Jet tunnel hull vs. no tunnel

Discussion in 'Boating' started by great pappy cat, Feb 25, 2008.

  1. great pappy cat

    great pappy cat Active Member

    Messages:
    728
    State:
    P.A
    I was wandering what the disadvantages of a jet tunnel hull were.As far as I know the advantages are to lift the motor intake above the hull to prevent collision.To provide a steady flow of water into the intake.And to gain a couple inches of draft on plane.Im lookin at a sea ark 2072 jet tunnel with floatation pods and a 115/80 yamaha 4st outboard.Im more concerned with draft on drift than on plane. Would a 3 deg. hull draft less on drift because it displaces more water? Would the float pods offsett the difference? Is there a difference in wich can jump on plane quicker? Would the tunnel cavitate more in a moderate chop? Which would handle better?Im so confused I spoke to alot of people about this and got a mixed bag of answers??:eek:oooh:
     
  2. Katmandeux

    Katmandeux New Member

    Messages:
    1,618
    State:
    Checotah, Oklahoma
    I don't have answers to all of your questions, but I'll share a couple of observations, based on my experiences with my 1652MVT SeaArk.

    Draft on drift, as you call it, is a significant issue, for several reasons, the first being the tunnel. The tunnel gives away a lot of buoyancy, right where it's needed most. I can't say how much the pods will offset this, as they weren't available at the time I bought mine.

    The second reason is the engine, which for jets is, of necessity, a lot larger and heavier than a comparable propped motor. Mine, for instance, is a 60/45 2 cycle...if I were buying today, and bought a 4 cycle, the weight penalty would be even greater.

    Finally, because the engine is larger, it requires more fuel capacity for the same range, ergo, more weight.

    The only way to compensate for all of this is with pods, which btw, add weight just where you'd rather not have it, and weight distribution. I have located my battery, fuel tanks, and helm in the front half of the boat, and that has helped, but the boat still drafts more than I would like, while dead in the water. It's the price you pay for a jet, and that reduced draft while on plane. I think all of us that run them cross our fingers every time we cross skinny water, and hope the engine doesn't burp, or that we don't suck up a plastic bag.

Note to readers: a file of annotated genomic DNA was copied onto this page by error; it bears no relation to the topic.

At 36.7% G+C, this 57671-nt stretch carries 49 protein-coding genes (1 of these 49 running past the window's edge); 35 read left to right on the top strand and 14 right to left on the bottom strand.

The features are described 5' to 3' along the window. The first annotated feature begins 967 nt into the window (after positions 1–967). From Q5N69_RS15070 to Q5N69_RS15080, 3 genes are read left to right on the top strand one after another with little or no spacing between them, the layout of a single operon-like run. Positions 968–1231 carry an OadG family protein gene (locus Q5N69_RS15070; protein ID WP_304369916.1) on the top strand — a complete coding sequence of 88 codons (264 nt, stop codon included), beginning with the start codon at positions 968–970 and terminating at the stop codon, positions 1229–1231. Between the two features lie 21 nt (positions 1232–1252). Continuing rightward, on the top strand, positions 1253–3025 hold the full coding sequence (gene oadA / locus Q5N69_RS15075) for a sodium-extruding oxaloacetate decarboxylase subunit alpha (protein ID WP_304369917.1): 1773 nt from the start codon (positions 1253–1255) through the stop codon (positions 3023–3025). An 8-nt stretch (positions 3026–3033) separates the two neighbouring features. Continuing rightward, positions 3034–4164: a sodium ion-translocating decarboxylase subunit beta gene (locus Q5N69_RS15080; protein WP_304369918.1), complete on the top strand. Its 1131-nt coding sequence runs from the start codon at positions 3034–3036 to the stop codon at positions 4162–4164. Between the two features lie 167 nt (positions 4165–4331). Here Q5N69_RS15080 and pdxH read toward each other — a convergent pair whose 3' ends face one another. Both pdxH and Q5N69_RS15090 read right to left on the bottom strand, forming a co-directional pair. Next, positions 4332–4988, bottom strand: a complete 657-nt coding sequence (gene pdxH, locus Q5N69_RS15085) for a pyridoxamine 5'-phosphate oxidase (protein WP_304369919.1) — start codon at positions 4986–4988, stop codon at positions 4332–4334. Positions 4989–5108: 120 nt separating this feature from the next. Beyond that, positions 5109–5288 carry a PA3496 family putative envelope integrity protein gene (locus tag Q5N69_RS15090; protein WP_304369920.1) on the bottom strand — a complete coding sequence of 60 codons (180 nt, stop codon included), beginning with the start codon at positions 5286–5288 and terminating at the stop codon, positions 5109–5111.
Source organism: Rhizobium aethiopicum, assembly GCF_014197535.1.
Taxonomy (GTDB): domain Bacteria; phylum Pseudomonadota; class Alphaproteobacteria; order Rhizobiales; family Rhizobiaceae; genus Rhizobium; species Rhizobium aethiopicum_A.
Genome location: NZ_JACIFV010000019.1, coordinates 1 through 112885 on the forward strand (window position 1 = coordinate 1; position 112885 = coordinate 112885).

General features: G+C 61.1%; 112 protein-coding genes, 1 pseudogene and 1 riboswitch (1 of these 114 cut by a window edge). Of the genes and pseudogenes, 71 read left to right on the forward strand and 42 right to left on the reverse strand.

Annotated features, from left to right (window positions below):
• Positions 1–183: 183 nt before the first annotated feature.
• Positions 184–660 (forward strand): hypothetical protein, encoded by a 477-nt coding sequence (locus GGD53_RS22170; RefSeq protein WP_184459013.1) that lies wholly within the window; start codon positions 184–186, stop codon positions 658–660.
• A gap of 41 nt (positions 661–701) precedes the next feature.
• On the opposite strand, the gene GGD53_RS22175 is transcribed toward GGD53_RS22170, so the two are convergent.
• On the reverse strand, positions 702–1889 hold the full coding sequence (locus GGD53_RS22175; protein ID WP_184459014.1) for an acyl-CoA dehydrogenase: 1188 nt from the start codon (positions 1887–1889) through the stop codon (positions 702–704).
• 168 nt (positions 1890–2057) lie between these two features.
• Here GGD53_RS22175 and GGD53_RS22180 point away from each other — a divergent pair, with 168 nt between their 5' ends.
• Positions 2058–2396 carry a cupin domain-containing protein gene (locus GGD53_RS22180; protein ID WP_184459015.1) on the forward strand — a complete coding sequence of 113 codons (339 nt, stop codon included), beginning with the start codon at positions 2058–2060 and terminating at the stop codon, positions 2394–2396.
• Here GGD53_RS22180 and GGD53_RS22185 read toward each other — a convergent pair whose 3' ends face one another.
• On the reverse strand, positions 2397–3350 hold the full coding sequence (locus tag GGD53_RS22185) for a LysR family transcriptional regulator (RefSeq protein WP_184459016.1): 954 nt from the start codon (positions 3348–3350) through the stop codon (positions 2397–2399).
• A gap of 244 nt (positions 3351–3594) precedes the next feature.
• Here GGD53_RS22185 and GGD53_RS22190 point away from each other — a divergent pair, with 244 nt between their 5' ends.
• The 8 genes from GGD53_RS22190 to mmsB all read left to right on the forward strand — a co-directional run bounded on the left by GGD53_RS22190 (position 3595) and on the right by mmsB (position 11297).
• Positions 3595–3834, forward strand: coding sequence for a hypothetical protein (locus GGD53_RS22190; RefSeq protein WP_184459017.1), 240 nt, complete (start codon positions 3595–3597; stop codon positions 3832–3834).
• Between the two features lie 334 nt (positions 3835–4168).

If you'll look at the Lowe 1655TN, you'll notice how they have approached the "problem". The bottom is wider, the fuel tanks are mounted amidships, and the helm is well forward.
     

  3. Wabash River Bear

    Wabash River Bear New Member

    Messages:
    3,019
    State:
    Indiana
    If you read SeaArk's website, their tunnel hulls are designed primarily for prop driven motors, allowing you to use a 15" shaft rather than a 20" shaft motor, which is a nice (and much cheaper, and more efficiant) alternative for a shallow water drive.
     
  4. Wabash River Bear

    Wabash River Bear New Member

    Messages:
    3,019
    State:
    Indiana
    I need to correct something here, the transom is raised the depth of the tunnel, still using a 20" shaft, prop driven motor, not a 15" shaft.
     
  5. loanwizard

    loanwizard Well-Known Member

    Messages:
    3,297
    State:
    Coshocton,
    I have a 2072 pro with a 115/80 on it. I have the 15 degree hull and it will handle any water I'll ever put her in (I'll let you know for sure when I get back from the James next Friday)

    Pods are a definite consideration as I plan to get some for mine. You do NOT need a tunnel hull. My jet hangs maybe 1/2 to 3/4 of an inch below the bottom of the boat. I will say get as big a motor as you can afford. I am already planning to upgrade to the 22 Alaskan Predator with the Merc sportjet. On SeaArks 20 footers the 115/80 is the absolute minimum I would ever go.

    Remember you can't start a jet in 6 inches of water, you best be on plane by the time you hit the shallows. That is what is exhilarating, going over inches deep water at FULL THROTTLE!!!!!!!